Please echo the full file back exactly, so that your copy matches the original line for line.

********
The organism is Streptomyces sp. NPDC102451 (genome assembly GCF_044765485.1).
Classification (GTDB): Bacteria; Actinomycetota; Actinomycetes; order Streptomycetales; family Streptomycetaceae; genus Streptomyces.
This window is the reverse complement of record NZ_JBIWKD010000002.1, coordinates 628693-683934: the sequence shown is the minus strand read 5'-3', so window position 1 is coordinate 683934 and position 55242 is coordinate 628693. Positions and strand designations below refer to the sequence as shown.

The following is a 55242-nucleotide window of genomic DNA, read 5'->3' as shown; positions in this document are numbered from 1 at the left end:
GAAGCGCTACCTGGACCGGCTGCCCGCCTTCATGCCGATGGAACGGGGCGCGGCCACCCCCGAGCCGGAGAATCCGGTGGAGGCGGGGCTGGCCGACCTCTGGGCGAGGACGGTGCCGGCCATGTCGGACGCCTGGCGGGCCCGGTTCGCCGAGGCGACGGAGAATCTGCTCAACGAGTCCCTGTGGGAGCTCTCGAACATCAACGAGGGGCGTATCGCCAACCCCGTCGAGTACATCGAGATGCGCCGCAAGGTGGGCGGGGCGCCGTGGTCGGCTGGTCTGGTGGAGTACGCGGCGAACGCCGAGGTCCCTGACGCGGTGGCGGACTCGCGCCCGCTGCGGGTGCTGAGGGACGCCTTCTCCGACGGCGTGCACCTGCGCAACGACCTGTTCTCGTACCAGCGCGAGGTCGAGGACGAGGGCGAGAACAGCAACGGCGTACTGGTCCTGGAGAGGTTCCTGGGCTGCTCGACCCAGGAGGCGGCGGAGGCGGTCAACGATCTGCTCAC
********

The organism is Streptomyces sp. NPDC102451 (genome assembly GCF_044765485.1).
Classification (GTDB): Bacteria; Actinomycetota; Actinomycetes; order Streptomycetales; family Streptomycetaceae; genus Streptomyces.
This window is the reverse complement of record NZ_JBIWKD010000002.1, coordinates 628693-683934: the sequence shown is the minus strand read 5'-3', so window position 1 is coordinate 683934 and position 55242 is coordinate 628693. Positions and strand designations below refer to the sequence as shown.

The following is a 55242-nucleotide window of genomic DNA, read 5'->3' as shown; positions in this document are numbered from 1 at the left end:
GAAGCGCTACCTGGACCGGCTGCCCGCCTTCATGCCGATGGAACGGGGCGCGGCCACCCCCGAGCCGGAGAATCCGGTGGAGGCGGGGCTGGCCGACCTCTGGGCGAGGACGGTGCCGGCCATGTCGGACGCCTGGCGGGCCCGGTTCGCCGAGGCGACGGAGAATCTGCTCAACGAGTCCCTGTGGGAGCTCTCGAACATCAACGAGGGGCGTATCGCCAACCCCGTCGAGTACATCGAGATGCGCCGCAAGGTGGGCGGGGCGCCGTGGTCGGCTGGTCTGGTGGAGTACGCGGCGAACGCCGAGGTCCCTGACGCGGTGGCGGACTCGCGCCCGCTGCGGGTGCTGAGGGACGCCTTCTCCGACGGCGTGCACCTGCGCAACGACCTGTTCTCGTACCAGCGCGAGGTCGAGGACGAGGGCGAGAACAGCAACGGCGTACTGGTCCTGGAGAGGTTCCTGGGCTGCTCGACCCAGGAGGCGGCGGAGGCGGTCAACGATCTGCTCAC